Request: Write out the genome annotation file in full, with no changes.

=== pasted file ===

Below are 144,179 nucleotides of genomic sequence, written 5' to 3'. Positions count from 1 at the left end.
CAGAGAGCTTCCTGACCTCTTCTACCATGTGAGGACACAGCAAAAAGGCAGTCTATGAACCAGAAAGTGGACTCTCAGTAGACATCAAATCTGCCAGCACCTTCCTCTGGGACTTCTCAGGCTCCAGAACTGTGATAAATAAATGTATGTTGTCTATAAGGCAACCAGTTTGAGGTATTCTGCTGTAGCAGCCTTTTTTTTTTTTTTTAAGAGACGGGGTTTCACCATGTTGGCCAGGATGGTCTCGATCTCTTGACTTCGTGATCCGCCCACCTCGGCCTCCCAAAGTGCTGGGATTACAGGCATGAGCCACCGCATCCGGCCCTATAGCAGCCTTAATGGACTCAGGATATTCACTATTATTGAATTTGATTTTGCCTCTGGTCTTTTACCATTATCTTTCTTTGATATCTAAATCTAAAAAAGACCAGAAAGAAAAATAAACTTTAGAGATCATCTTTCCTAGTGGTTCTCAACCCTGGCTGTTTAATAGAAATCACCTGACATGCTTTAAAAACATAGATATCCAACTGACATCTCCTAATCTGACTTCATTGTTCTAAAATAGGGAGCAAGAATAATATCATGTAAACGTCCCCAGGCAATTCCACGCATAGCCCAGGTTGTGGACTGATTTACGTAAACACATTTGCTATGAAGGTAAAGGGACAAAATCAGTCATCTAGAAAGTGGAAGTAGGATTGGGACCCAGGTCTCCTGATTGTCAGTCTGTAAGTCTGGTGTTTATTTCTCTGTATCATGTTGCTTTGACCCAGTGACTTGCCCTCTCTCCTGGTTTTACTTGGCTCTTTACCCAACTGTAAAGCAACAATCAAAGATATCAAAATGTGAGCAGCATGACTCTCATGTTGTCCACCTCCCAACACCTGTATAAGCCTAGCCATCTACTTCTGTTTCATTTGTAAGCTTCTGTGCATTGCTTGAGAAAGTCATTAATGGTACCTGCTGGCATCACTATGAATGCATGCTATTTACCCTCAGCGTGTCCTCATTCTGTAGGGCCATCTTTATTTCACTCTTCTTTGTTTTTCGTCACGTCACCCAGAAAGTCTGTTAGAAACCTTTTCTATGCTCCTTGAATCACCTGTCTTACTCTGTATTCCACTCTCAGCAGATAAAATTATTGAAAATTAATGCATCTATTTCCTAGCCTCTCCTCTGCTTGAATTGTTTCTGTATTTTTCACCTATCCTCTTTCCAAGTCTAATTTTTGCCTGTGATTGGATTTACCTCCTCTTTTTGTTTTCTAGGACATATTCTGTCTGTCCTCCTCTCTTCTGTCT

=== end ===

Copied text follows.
Below are 144,179 nucleotides of genomic sequence, written 5' to 3'. Positions count from 1 at the left end.
CAGAGAGCTTCCTGACCTCTTCTACCATGTGAGGACACAGCAAAAAGGCAGTCTATGAACCAGAAAGTGGACTCTCAGTAGACATCAAATCTGCCAGCACCTTCCTCTGGGACTTCTCAGGCTCCAGAACTGTGATAAATAAATGTATGTTGTCTATAAGGCAACCAGTTTGAGGTATTCTGCTGTAGCAGCCTTTTTTTTTTTTTTTAAGAGACGGGGTTTCACCATGTTGGCCAGGATGGTCTCGATCTCTTGACTTCGTGATCCGCCCACCTCGGCCTCCCAAAGTGCTGGGATTACAGGCATGAGCCACCGCATCCGGCCCTATAGCAGCCTTAATGGACTCAGGATATTCACTATTATTGAATTTGATTTTGCCTCTGGTCTTTTACCATTATCTTTCTTTGATATCTAAATCTAAAAAAGACCAGAAAGAAAAATAAACTTTAGAGATCATCTTTCCTAGTGGTTCTCAACCCTGGCTGTTTAATAGAAATCACCTGACATGCTTTAAAAACATAGATATCCAACTGACATCTCCTAATCTGACTTCATTGTTCTAAAATAGGGAGCAAGAATAATATCATGTAAACGTCCCCAGGCAATTCCACGCATAGCCCAGGTTGTGGACTGATTTACGTAAACACATTTGCTATGAAGGTAAAGGGACAAAATCAGTCATCTAGAAAGTGGAAGTAGGATTGGGACCCAGGTCTCCTGATTGTCAGTCTGTAAGTCTGGTGTTTATTTCTCTGTATCATGTTGCTTTGACCCAGTGACTTGCCCTCTCTCCTGGTTTTACTTGGCTCTTTACCCAACTGTAAAGCAACAATCAAAGATATCAAAATGTGAGCAGCATGACTCTCATGTTGTCCACCTCCCAACACCTGTATAAGCCTAGCCATCTACTTCTGTTTCATTTGTAAGCTTCTGTGCATTGCTTGAGAAAGTCATTAATGGTACCTGCTGGCATCACTATGAATGCATGCTATTTACCCTCAGCGTGTCCTCATTCTGTAGGGCCATCTTTATTTCACTCTTCTTTGTTTTTCGTCACGTCACCCAGAAAGTCTGTTAGAAACCTTTTCTATGCTCCTTGAATCACCTGTCTTACTCTGTATTCCACTCTCAGCAGATAAAATTATTGAAAATTAATGCATCTATTTCCTAGCCTCTCCTCTGCTTGAATTGTTTCTGTATTTTTCACCTATCCTCTTTCCAAGTCTAATTTTTGCCTGTGATTGGATTTACCTCCTCTTTTTGTTTTCTAGGACATATTCTGTCTGTCCTCCTCTCTTCTGTCT